For the uninitiated in economics such as myself, the increase in the International Monetary Fund (IMF) loan to Argentina passed through the front page of global newspapers and out of our minds in the span of a day. I, despite my general reticence to palliate my ignorance, was forced to familiarise myself as best I could with the topic due a promise made to a certain Finance Editor and to the fact that my family now live in Argentina. It’s sad that it’s hard to say which played a bigger role.
First off, the initial IMF bailout was of 50 billion dollars at 4% interest, subject to certain conditions. The additional 7.4 billion, interestingly, have come with amendments which might actually lessen the burden on the Argentinian government and Central Bank. Although the conditions might have improved, it’s still an extra 7.4 billion that will have to be paid back, with interest.
I would prefer that the bailouts be given with less stringent restraints, and no interest at all above the rate of inflation, but that may well be unrealistic given the tide of nationalism…sweeping the world
The Argentinian government was faced with a rapidly devaluing peso and the prospect of massive inflation on the horizon. There are different takes as to why this happened: some blame the power of the syndicates in Argentina for hindering industry and modernisation, some call out Cristina Kirchner’s administration for overspending and getting the country into debt, and others believe that President Mauricio Macri’s government has been too placatory to corporate interests and has spent too much attempting to ensure re-election in 2019.
Global sentiment regarding the IMF is split. When it lends money, it does so on the condition that the nation in question accept Structural Adjustment Policies (SAP), which are meant to ensure that the member states of the IMF (pretty much everyone in the UN) get their money back. However, some see the SAPs as undemocratic and inhumane, leading to continued dependence on the IMF, affecting sovereignty. While certainly sometimes the conditions are severe, they also intend to protect the investment made by the IMF, which in turn is funded by the member states; they aim to get your money back. Personally, I would prefer that the bailouts be given with less stringent restraints, and no interest at all above the rate of inflation, but that may well be unrealistic given the tide of nationalism (which nowadays is essentially greed on a mass scale) sweeping the world.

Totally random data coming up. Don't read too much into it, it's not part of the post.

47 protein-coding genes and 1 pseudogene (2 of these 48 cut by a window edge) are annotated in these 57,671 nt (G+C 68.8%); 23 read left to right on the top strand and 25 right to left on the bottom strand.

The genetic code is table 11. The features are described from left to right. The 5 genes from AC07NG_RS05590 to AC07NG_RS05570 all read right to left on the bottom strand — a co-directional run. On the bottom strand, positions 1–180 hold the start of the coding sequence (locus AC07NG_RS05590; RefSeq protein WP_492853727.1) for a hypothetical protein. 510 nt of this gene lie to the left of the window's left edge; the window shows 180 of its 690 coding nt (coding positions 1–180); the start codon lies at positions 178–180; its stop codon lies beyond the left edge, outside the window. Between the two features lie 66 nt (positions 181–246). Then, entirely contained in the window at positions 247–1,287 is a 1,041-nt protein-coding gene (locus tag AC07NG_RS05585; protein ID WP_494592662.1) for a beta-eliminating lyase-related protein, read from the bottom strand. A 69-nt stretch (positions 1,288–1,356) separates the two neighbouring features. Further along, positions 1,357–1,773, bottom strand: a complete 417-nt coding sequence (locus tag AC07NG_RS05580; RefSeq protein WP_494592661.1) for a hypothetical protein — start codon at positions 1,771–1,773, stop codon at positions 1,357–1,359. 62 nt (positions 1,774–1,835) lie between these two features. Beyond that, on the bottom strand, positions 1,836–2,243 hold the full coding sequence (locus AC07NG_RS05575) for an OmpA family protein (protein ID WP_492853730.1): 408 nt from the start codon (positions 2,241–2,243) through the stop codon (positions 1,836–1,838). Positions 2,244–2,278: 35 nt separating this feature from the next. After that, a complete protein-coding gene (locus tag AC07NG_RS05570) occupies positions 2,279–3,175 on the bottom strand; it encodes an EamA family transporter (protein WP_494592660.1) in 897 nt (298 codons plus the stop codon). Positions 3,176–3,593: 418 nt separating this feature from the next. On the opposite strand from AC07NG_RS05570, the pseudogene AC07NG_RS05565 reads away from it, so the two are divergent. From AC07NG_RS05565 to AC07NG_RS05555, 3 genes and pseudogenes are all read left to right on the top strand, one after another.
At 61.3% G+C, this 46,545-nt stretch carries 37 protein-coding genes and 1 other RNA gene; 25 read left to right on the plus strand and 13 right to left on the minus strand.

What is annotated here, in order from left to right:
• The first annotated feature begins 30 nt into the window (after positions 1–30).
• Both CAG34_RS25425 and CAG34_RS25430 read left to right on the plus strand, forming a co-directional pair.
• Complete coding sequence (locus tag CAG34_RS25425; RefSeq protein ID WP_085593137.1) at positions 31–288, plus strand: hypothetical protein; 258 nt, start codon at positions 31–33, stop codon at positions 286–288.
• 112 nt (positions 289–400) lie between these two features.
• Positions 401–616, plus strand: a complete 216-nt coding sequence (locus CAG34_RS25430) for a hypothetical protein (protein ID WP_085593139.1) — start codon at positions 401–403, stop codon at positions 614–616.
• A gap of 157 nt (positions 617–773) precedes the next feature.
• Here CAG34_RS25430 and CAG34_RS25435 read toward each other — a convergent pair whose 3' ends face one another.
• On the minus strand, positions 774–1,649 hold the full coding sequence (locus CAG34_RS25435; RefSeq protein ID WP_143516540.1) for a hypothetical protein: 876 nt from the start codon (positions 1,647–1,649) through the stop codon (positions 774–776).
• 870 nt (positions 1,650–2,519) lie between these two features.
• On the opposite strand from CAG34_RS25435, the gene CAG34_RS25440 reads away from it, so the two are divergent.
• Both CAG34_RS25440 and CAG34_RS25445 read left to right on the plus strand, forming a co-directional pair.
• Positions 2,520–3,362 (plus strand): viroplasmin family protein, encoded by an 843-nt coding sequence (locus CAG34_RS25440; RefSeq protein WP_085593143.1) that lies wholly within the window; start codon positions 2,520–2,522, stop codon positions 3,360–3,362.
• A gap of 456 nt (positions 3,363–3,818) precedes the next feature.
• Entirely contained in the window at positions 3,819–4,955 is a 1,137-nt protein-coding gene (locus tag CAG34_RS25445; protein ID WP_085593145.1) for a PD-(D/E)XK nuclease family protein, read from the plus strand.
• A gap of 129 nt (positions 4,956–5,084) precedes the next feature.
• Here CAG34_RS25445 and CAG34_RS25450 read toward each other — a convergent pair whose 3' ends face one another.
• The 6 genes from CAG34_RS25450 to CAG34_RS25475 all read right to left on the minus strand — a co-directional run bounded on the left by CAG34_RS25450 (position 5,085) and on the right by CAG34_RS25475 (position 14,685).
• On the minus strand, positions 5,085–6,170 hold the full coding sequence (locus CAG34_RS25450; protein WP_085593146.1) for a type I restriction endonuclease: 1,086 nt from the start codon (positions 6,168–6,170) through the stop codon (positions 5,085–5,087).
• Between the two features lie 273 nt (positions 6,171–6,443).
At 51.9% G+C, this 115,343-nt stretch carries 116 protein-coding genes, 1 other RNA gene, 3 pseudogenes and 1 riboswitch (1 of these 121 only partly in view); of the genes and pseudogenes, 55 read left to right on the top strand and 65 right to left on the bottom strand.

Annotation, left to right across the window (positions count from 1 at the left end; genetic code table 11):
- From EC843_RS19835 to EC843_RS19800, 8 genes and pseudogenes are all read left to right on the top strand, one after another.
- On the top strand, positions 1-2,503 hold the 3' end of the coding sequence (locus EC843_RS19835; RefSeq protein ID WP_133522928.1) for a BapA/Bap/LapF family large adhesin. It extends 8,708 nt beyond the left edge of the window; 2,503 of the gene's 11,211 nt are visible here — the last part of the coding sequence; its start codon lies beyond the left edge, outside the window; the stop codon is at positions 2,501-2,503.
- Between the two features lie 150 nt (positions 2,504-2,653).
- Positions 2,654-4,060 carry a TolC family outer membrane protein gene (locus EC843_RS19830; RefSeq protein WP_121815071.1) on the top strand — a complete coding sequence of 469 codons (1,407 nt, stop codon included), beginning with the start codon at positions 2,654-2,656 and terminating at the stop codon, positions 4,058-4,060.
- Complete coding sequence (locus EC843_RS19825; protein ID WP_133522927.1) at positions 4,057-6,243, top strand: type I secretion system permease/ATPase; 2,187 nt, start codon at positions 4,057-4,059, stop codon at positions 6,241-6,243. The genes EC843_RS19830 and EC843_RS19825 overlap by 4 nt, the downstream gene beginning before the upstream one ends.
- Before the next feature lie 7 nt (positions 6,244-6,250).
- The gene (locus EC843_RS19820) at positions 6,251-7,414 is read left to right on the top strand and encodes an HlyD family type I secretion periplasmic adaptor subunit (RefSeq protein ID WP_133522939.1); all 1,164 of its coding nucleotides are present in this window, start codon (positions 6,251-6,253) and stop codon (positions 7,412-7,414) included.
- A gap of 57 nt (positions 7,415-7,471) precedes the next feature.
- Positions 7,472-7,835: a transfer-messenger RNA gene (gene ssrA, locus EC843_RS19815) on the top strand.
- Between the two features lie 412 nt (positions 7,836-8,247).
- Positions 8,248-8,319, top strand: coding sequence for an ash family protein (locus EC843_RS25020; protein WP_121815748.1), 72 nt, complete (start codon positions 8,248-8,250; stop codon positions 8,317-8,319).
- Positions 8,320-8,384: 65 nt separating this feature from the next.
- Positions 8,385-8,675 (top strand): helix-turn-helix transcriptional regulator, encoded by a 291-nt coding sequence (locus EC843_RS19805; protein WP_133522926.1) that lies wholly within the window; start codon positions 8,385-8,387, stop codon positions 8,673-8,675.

In terms of whether IMF bailouts are good for the economy, the obvious answer seems to be that the governments that resort to them – who tend to employ people with far more economic knowledge than most of us – do so for a reason. If the Argentinian government had any other options, one would imagine they would take them. So no, IMF bailouts are not good for the economy; they force austerity on populations that have done little to deserve the measures and they put pressure on necessary social policies. The problem is that the alternative would be worse. Without the IMF’s cash injection, market panic might take over, leading to a worse crash.
Prison sentences won’t do much to lessen the contraction the economy faces this year, nor will it ensure growth next year
The hope in Argentina is that with the bailout Macri’s government will be able to turn the economy around by next year. It bears mentioning that all this has important political fallout. Argentina hosts the G20 summit later this year, and the government will hardly want a crash and the inevitable protests to disrupt a period in which Argentina will be on display. Not only that, but a corruption scandal is engulfing Argentinian politics, involving the aforementioned ex-president Christina Kirchner in what is called “los cuadernos de las coimas”- notebooks with alleged evidence of a series of bribes to high-level officials. Kirchner currently has immunity, which is complicated enough on its own, but she also polls as the candidate most likely to unseat Macri next year. All in all, a very difficult situation.
No one wants to resort to an IMF bailout. They tend to be the result of years of incompetent governance, and as usual, it’s the public that pay. While it is easy to comprehend the anger of those who take to the streets to demand accountability from those who have pushed Argentina into this situation, prison sentences won’t do much to lessen the contraction the economy faces this year, nor will it ensure growth next year. As far as anyone can tell, those responsible for the crisis don’t have 57.4 billion to give back. If only they did.